STUDY COMPARING THE MANAGEMENT DECISIONS BY IMNCI ALGORITHM AND PEDIATRICIANS IN A TEACHING HOSPITAL FOR THE YOUNG INFANTS BETWEEN 0 TO 2 MONTHS
Bhattacharyya A, Saha SK, Ghosh P, Chatterjee C, Dasgupta S. Indian J Public Health. 2011 Source Department of Community Medicine, Bankura Sammilani Medical College, India. b.agnihotri@yahoo.com Abstract Integrated management of neonatal and childhood illness (IMNCI) was already operational in many states of India, but there were very few studies in Indian scenario comparing its validity and reliability with the decisions of pediatricians. The general objective of the study is to compare the IMNCIdecisions with the decisions of pediatricians and the specific objectives are to assess the agreement between IMNCI decisions and the decisions of pediatricians, to assess the under diagnosis and over diagnosis in IMNCI algorithm in comparison to the decisions of pediatricians and to assess the significance of multiple presenting symptoms in IMNCI algorithm. The study was conducted among the sick young infants presenting in pediatric department from January to March 2009. The IMNCI decision was compared with pediatrician's decisions by percent agreement, Kappa and weighted Kappa with the aids of SPSS version 10. The overall diagnostic agreement between IMNCI algorithm and pediatrician's decisions was 55.56%, (Kappa 0.32 and weighted Kappa 0.41) with 33.33% over diagnosis, and 11.11% under diagnosis. 71.88% young infants with multiple symptoms and 40% with single symptom were classified as red by IMNCI algorithm, which is statistically significant (P=0.004) whereas 56.25% young infants with multiple and 31.76% with single symptom were considered admissible by pediatricians, which is not statistically significant (P=0.052).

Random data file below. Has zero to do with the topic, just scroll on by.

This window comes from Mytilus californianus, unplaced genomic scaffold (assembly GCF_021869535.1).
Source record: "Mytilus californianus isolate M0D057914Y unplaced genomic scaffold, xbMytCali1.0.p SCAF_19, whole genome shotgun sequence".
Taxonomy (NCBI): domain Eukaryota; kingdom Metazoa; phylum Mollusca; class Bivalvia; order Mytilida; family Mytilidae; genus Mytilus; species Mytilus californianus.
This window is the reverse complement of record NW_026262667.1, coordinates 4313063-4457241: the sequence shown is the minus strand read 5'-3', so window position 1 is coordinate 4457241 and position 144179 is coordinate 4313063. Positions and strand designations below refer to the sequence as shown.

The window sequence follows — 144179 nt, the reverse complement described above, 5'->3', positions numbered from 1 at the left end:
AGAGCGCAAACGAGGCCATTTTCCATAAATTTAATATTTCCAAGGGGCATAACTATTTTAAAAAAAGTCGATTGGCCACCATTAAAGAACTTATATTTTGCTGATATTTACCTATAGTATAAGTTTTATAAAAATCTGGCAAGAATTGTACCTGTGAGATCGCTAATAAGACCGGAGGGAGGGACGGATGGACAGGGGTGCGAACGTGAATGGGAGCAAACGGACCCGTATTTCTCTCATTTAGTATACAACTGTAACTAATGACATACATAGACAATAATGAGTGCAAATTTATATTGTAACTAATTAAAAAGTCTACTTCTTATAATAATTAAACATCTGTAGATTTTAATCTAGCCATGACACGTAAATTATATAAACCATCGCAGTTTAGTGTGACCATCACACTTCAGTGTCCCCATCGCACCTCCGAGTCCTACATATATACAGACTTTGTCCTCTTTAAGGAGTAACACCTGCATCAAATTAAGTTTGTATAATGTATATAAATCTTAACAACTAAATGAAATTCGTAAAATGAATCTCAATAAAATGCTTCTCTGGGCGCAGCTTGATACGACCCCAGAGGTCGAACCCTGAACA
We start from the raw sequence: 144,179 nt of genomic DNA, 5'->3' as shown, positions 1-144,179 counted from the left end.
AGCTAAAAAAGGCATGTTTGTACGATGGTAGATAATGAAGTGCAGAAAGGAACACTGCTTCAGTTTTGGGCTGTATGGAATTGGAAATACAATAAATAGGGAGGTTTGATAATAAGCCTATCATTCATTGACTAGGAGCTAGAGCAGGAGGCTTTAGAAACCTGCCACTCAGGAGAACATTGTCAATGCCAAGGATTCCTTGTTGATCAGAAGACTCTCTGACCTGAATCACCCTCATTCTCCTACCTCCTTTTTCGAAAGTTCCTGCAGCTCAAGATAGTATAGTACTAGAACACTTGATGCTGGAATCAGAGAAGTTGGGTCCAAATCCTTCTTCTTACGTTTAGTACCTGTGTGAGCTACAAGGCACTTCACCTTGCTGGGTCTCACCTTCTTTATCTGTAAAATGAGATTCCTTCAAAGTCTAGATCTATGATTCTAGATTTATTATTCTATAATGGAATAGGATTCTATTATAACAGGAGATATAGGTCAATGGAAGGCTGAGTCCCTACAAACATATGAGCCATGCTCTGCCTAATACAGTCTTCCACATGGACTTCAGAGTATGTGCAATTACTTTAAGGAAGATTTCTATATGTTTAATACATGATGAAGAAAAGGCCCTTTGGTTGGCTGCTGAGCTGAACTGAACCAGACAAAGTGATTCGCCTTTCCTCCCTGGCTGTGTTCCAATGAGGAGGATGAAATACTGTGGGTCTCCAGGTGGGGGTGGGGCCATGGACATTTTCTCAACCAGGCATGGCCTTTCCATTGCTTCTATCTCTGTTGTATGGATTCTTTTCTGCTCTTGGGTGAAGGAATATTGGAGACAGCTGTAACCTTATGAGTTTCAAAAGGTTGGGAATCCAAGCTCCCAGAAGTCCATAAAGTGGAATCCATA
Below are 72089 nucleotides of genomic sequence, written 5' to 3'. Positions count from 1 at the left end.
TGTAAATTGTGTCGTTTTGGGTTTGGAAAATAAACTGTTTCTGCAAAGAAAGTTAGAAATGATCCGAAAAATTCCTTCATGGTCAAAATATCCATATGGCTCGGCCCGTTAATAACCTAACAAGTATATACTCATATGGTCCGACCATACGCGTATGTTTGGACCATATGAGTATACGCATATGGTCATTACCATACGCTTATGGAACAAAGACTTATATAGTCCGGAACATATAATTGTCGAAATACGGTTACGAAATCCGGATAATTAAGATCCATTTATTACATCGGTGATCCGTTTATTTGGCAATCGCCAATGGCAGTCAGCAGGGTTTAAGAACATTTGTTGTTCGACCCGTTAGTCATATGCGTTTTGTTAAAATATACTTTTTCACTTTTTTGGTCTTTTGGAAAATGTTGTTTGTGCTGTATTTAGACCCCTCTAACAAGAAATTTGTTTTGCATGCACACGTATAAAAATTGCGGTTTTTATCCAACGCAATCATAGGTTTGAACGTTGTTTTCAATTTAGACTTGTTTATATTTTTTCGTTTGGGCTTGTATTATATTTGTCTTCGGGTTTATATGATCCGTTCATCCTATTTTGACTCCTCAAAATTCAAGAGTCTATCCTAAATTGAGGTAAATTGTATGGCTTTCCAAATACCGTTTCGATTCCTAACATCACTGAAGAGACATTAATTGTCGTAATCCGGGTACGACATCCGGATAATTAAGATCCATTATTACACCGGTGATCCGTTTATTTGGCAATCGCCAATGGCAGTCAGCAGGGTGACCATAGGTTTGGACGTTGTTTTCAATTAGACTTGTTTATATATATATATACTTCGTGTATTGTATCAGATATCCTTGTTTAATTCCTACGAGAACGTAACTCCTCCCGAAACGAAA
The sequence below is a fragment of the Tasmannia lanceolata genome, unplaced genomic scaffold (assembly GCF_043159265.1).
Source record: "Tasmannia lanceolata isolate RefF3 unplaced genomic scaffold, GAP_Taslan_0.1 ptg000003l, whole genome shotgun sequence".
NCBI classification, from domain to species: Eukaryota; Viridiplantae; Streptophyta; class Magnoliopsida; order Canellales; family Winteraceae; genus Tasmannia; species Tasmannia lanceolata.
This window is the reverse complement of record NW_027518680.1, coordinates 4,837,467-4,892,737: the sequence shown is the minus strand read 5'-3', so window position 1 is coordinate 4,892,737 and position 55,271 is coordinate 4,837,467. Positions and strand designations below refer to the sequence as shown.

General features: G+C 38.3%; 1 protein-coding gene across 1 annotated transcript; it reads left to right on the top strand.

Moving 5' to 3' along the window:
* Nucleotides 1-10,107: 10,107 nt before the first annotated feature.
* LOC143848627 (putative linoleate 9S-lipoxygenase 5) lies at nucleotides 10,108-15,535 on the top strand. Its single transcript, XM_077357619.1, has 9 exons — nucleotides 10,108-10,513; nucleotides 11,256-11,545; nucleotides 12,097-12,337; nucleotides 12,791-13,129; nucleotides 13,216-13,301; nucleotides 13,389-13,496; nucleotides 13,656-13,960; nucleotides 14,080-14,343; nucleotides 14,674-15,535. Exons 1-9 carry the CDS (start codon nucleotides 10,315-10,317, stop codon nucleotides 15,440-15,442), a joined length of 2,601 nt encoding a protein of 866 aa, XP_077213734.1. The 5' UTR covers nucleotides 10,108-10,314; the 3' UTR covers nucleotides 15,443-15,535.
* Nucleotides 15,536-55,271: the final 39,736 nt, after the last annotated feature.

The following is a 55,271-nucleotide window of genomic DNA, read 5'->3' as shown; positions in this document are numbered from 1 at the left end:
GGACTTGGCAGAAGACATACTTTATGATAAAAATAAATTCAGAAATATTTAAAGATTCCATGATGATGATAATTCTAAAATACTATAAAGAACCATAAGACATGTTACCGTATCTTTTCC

BIBLIOGRAPHY BOOK REFERENCE


A Textbook of Child Health Nursing, Manoj Yadav, PV Publications, 1st Edition, Textbook of pediatric Nursing, Dorothy R Marlow, Elsevier Publication,6 th Editions, Essentials of Pediatric Nursing, wongs , Elsevier Publication,7th Editions, Textbook of of pediatric Nursing, Beevi, Elsevier Publication,1st Edition, Essentials of Pediatric Nursing, Piyush Gupta, CBS Publication, 2nd edition,

JOURNAL REFERENCE
http://www.ncbi.nlm.nih.gov/pubmed/22878929

http://www.ncbi.nlm.nih.gov/pubmed/22298145

WEB REFERENCE
http://www.unicef.org/india/health_6725.htm http://202.71.128.172/nihfw/nchrc/index.php?q=taxonomy/term/1192/all https://www.google.co.in/#hl=en&output=search&sclient=psyab&q=Integrated+Management+of+Neonatal+and+Childhood+Illness&oq=Int egrated+Management+of+Neonatal+and+Childhood+Illness